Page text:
Do Golf Balls Float? Answering This Age Old Question

Growing up, I would practice the flop shot over my pool to add an element of danger. Naturally, I miscalculated many shots causing the ball to drop into the pool and sink to the bottom.

New innovations optimize compression, distance, and spin, but do golf balls float now? That is the question we’ll answer in this post.

I address the materials and density of a standard golf ball and look at whether any specific design can float.

For those not moved by a floating ball, you may prefer reading an article on how to clean your golf balls and make them look new.

 

Do Golf Balls Float?

The standard golf ball does not float. If you ever hit a ball into a water hazard, you will see it resting at the bottom of the lake.

 

Why Not?

The core reason why golf balls do not float is that they are denser than water. There is no air in a golf ball, and they carry a fair amount of mass. USGA rules dictate that a golf ball not exceed 1.62-ounces in weight and 1.68-inches in diameter.

In addition, the average density of a golf ball is roughly 1.09 grams/milliliter, which is more than the density of water. As a result, golf balls sink to the bottom of lakes.

Golf Monthly explains the inner core of a ball comprises various rubbers which combine with a surlyn or urethane elastomer cover to maximize distance and spin. Although ideal for keeping your ball in the air longer, this combination dismantles buoyancy. Therefore, causing your ball to sink and join the other lake golf balls.

 

Can You Make a Golf Ball Float (or Buy Special Balls That Do Float)?

Despite my earlier statement that a golf ball sinks, different types of balls do float. However, floater golf balls are a popular feature at driving ranges with ample water because they reduce stock loss.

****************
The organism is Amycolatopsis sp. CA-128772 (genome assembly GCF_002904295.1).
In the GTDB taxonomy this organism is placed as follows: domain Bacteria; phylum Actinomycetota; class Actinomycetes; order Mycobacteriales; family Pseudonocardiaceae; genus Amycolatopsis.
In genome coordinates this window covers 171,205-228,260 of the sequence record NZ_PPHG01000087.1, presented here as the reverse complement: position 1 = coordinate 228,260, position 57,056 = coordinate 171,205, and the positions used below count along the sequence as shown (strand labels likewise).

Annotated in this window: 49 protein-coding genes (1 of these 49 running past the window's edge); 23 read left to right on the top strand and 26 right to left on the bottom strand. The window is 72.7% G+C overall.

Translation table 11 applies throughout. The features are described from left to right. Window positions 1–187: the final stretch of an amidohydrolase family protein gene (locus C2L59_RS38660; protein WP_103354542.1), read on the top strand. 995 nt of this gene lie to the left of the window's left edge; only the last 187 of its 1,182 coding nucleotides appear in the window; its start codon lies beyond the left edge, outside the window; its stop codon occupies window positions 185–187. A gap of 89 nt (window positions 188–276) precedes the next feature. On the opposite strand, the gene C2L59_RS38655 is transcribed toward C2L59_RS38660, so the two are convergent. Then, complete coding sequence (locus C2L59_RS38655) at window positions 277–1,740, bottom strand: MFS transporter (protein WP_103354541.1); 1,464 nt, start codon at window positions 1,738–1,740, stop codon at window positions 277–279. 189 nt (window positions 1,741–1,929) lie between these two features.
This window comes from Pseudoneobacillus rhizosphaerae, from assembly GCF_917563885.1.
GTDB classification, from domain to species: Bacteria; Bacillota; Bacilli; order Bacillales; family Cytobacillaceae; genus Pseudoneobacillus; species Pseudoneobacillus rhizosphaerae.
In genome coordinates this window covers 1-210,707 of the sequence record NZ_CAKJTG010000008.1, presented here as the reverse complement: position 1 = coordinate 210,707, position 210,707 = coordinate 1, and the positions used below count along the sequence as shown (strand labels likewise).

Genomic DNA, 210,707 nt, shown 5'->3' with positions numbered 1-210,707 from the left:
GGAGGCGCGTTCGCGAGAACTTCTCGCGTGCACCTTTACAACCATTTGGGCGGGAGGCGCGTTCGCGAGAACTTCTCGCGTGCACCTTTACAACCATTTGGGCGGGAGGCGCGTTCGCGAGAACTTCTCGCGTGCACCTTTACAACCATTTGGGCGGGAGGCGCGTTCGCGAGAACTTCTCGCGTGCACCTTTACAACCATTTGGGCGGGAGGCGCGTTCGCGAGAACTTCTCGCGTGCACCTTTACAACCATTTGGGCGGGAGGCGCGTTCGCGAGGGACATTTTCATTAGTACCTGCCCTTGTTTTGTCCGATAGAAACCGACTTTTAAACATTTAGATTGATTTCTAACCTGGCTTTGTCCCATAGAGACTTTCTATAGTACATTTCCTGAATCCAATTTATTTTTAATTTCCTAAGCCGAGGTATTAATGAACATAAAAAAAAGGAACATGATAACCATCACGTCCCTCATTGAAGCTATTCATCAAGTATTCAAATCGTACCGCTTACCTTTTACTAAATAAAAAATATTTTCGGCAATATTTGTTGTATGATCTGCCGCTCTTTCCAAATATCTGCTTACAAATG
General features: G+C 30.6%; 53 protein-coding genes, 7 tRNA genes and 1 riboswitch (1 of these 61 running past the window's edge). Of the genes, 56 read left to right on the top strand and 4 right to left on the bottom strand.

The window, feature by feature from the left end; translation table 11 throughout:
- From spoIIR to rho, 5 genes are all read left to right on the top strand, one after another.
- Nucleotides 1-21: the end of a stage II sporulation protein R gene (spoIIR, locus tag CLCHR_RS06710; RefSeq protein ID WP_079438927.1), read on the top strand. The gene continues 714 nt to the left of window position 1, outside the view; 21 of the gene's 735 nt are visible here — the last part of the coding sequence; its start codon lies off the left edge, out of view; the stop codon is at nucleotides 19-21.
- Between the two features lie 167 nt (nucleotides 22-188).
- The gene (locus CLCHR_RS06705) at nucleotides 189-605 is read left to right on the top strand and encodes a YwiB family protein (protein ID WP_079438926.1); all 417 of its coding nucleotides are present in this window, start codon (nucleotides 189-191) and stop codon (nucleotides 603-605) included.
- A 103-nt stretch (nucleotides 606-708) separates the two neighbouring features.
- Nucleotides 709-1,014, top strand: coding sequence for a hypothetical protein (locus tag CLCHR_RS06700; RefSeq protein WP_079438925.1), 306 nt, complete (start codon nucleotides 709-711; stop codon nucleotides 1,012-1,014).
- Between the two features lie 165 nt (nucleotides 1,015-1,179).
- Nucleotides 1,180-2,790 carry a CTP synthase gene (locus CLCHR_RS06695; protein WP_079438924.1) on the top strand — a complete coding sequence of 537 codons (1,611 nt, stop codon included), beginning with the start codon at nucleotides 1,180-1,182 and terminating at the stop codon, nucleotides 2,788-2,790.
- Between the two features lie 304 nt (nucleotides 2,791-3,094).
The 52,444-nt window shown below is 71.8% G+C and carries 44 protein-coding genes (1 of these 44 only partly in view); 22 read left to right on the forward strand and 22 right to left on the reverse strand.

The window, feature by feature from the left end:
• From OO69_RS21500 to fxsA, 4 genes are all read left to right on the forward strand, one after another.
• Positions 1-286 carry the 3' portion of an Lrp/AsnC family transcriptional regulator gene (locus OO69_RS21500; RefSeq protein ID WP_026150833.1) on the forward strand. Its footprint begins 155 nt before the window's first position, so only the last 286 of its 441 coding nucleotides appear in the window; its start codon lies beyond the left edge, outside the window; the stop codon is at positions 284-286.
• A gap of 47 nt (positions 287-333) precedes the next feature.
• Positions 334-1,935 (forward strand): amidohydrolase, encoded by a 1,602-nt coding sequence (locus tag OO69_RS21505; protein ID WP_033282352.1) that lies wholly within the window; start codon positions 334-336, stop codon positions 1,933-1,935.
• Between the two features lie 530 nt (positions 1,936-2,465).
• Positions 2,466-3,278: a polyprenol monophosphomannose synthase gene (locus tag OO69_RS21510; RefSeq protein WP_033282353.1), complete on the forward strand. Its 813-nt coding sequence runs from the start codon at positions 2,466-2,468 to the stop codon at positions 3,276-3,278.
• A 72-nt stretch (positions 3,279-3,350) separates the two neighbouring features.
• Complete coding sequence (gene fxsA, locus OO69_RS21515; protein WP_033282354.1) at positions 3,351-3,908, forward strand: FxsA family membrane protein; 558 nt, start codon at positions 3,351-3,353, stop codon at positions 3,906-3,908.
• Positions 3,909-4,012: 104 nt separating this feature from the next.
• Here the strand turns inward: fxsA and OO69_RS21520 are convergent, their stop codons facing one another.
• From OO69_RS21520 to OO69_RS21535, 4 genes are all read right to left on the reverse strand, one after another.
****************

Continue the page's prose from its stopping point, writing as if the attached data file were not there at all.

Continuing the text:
Garret Clarke played nine holes with floater range golf balls to compare them to a standard design. He found that these balls generate increased spin, which caused wood and long iron shots to balloon, leading to a loss of distance.

Although Clarke said he felt little difference, other than the launch, these Surlyn cover balls do not have the durability for a course.

Added to the ability to hit floating golf balls, you can also include science to make them float. The Oregon Museum of Science and Industry explains that saltwater is denser than a golf ball, causing it to float in these conditions.

Overall, you can purchase golf balls that float, but they are best kept for practice purposes. The balls that optimize your distance on a golf course will sink when they come into contact with H2O.

Floating Golf Balls

As I mentioned before, you can acquire floating models, but they typically serve as range balls. Manufacturers use two methods to produce floating golf balls.

The first is to enhance the diameter and maintain the same weight as standard balls. Conversely, manufacturers may reduce the weight and maintain the required diameter. Despite the different methods, the key aim is to reduce the density of a ball so that it floats.